Rinse your plate under running water for 45 seconds to stop the development process. Your plate is no longer light sensitive, so you can turn on the room lights now if you wish.
Put your plate into the fixer and watch your image appear! (Pure magic…) Leave it in the fixer for about 5-7 minutes.
Do a final rinse of your plate.
Varnish your plate.
Honestly, if you’ve ever developed your own film in a darkroom, doing wet plate really isn’t that much different. It’s still the same basic process.
The shutter speed for outdoor wet plate photos will usually be quite long, so it’s best to use a tripod to steady your camera and frame your shot.
The best way I’ve found to determine the proper exposure settings is to download the Pocket Light Meter iOS app.
In the app, set the ISO to 1, and set the aperture for whatever camera you’re using (the Holga 120 aperture on the “cloudy” setting is about f/8).
Then, go into the app settings and change the Exposure Correction to “-2 2/3 EV.” This will give you the most accurate shutter speed.
In my experience in full sun, your shutter speed should be about 6-7 seconds and about 25 seconds in the shade. These numbers are just a general guideline, so it will still take some trial and error to nail the correct exposure down.
Once you’ve taken your wet plate photo, you can head back into the darkroom to develop the image.
Converting Digital Photos to Wet Plate Photos
A few years ago, I had the idea to transfer some of my favorite digital photos on to different analog mediums (wet plate, film, Polaroid, etc). Simply because there is something so beautiful about analog photography.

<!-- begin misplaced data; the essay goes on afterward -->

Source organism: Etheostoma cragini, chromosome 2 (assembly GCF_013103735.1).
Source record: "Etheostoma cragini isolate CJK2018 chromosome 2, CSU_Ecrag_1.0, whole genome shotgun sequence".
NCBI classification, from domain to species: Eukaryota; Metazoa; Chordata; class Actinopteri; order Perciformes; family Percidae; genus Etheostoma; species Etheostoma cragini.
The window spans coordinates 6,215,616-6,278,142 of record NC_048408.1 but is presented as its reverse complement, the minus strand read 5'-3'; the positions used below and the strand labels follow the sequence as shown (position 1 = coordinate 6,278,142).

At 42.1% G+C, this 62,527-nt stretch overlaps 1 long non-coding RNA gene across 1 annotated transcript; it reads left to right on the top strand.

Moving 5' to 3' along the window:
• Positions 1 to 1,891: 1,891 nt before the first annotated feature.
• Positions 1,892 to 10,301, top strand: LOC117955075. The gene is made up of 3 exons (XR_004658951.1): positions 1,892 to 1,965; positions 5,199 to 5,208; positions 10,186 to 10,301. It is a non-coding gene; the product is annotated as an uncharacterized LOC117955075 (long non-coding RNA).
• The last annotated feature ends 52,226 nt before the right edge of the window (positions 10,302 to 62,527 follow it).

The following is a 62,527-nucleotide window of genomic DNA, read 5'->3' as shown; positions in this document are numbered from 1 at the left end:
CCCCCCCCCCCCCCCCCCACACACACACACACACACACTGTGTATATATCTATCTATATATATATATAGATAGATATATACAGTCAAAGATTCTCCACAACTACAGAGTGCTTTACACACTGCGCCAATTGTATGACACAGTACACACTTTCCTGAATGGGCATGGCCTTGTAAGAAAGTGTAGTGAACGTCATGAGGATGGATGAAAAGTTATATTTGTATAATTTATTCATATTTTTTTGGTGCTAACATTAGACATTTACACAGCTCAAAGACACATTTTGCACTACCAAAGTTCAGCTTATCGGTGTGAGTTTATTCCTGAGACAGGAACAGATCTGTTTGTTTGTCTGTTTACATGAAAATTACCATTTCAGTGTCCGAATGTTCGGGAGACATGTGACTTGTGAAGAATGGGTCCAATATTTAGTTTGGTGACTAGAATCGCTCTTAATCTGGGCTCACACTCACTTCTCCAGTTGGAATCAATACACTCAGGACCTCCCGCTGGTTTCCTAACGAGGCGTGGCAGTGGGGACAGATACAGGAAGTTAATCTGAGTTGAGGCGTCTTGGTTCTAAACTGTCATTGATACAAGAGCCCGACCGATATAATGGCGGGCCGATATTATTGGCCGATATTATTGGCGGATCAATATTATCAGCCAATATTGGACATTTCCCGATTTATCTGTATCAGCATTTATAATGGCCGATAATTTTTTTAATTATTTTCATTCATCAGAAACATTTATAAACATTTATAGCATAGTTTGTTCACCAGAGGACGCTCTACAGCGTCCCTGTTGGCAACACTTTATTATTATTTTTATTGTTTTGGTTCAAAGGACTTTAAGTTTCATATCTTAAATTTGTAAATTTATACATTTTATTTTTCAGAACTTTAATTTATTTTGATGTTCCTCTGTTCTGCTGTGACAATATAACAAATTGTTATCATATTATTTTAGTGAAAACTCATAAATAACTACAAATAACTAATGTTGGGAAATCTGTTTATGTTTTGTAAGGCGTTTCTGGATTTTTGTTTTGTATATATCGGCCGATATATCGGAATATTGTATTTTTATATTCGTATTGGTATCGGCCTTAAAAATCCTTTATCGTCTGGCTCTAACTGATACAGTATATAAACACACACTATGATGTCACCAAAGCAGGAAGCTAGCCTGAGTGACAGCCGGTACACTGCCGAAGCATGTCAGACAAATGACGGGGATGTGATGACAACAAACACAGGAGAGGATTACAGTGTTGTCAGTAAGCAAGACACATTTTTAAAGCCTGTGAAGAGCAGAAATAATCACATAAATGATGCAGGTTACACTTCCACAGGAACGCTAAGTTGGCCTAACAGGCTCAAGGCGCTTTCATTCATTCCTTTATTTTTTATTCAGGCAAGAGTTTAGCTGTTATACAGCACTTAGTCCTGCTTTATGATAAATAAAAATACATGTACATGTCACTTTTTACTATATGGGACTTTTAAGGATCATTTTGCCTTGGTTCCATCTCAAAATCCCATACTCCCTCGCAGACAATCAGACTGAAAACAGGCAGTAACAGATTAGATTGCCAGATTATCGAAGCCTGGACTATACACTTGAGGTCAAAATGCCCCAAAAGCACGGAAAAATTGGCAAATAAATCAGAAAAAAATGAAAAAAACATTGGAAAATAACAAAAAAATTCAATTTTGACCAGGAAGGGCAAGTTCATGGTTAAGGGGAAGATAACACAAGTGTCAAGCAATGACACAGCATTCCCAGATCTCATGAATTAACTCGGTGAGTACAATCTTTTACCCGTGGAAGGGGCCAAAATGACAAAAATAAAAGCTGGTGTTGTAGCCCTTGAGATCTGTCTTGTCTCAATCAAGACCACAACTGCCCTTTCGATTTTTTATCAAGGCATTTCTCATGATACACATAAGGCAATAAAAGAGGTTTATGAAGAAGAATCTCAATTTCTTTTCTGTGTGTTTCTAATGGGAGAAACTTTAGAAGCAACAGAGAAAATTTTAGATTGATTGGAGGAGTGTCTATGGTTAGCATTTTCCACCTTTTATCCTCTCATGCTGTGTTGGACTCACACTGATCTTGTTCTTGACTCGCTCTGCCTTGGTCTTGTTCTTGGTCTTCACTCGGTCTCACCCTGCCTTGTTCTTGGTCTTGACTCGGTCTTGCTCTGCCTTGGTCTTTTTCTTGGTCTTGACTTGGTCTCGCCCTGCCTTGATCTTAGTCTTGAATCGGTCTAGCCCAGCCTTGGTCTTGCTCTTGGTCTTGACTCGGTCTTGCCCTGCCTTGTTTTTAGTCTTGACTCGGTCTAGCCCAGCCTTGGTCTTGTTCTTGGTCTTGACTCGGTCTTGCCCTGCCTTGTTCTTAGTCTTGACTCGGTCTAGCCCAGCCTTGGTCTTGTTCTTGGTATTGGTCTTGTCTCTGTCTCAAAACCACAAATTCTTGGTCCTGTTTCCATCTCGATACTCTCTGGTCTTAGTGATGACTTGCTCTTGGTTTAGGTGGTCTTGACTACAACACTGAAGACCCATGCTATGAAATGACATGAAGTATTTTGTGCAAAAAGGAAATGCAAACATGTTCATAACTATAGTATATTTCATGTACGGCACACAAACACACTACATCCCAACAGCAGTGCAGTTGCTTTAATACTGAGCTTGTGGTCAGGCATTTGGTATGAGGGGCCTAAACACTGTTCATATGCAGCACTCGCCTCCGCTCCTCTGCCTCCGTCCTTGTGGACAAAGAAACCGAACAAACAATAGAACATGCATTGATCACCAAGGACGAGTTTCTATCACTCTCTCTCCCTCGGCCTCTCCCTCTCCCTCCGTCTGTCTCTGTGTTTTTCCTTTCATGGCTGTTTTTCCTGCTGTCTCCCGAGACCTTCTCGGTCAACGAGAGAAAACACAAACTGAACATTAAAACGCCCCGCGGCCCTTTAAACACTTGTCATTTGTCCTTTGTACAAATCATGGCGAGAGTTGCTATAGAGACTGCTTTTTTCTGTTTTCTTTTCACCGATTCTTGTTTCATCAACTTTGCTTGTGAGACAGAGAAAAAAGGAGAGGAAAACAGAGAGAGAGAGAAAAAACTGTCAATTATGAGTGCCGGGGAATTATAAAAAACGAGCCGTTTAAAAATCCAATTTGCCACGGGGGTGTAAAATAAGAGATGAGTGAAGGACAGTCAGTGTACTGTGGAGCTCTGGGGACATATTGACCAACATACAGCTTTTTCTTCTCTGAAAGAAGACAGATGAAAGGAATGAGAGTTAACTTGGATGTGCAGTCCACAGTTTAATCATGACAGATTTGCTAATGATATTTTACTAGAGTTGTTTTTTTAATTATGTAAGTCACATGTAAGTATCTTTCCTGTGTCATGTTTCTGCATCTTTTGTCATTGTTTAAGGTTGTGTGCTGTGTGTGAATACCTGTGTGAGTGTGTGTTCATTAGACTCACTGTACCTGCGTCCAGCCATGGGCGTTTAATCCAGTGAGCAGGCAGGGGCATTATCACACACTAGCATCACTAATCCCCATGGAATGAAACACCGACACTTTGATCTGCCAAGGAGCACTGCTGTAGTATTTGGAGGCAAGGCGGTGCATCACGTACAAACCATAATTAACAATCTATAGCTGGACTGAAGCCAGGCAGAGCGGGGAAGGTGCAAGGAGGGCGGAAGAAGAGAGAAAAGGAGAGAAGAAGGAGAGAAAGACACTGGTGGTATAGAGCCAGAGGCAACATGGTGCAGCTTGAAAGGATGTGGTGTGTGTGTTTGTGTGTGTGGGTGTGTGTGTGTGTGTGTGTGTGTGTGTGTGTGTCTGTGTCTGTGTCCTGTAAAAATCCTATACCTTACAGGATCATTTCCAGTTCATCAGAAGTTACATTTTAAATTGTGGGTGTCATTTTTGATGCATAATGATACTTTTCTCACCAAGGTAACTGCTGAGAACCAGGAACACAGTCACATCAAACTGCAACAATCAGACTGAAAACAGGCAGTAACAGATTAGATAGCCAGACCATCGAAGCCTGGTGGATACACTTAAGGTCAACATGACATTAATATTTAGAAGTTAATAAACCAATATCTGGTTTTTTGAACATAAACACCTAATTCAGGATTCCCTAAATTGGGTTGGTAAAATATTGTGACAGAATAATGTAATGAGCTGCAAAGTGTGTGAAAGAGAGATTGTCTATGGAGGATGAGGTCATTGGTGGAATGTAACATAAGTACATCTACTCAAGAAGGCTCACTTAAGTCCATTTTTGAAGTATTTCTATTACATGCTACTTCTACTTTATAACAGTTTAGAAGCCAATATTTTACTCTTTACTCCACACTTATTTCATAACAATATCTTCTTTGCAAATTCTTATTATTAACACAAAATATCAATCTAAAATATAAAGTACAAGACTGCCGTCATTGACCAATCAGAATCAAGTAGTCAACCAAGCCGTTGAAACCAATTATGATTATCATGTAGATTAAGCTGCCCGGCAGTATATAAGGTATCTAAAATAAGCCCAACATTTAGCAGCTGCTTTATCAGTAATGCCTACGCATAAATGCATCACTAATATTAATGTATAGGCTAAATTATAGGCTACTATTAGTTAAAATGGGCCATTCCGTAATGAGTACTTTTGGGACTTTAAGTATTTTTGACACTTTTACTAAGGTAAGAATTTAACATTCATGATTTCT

I love the processes, the darkroom, and being able to hold a photo in my hand that I created from beginning to end.
Now, with all of us being grounded indefinitely, I’ve had plenty of time to work out how to do this. Also, I ran out of stuff of any interest to photograph around my home after about 6 days. Haha!
Through a lot of trial and error, it turns out I was making it way more difficult than it had to be.
Here’s my secret technique….pull your digital photo up on a TV or computer screen, and, then, take a photo of the screen with your analog camera of choice. Super intricate process, right?! Ha!
Because the minimum focusing distance of the Holga (as well as most old cameras) is at least a few feet, the screen you pull the photo up on needs to be fairly large in order to fill the whole frame. My MacBook Pro screen wasn’t big enough, so I found a way to put my photos up on our TV screen.
My method is to upload an album of photos on to Google Photos, and, then, use my Chrome browser to cast my MacBook screen to the TV. It’ll be different with other technology platforms, but easy enough to figure out.
Make sure that the brightness is turned up all the way on whatever screen you’re using. I prefer to do the photos at night, because, during the day, there’s always reflections on the TV screen from the windows.
Make sure you have the right distance between the TV and your tripod so the screen is in focus and the photo fills up the frame of the camera.
The light meter app is useless for this, so the exposure I use is 6-7 minutes with an aperture of 8.
This is where a shutter release cable comes in handy! I don’t have one yet, so it’s a little challenging holding down the shutter for that long without shaking, but it’s doable!
A Few Helpful Wet Plate Tips
Wear old clothes! The chemicals leave dark stains that don’t come out at all.
If you mess up a plate, you can wash off the image and reuse the plate. I prefer to wash the plate right away. If it dries, it’s harder to clean off the emulsion.
Also, there are online forums, Facebook groups, and YouTube channels dedicated to wet plate photography that make for amazing learning resources!
Don’t be intimidated!! Wet plate photography is not as hard as it seems. The payoff when you’re watching the image on your plate appear before your eyes makes everything so worth it.
Embrace the imperfections and rawness of this art form.
Feel free to contact me with any questions, I’m more than stoked to help you out!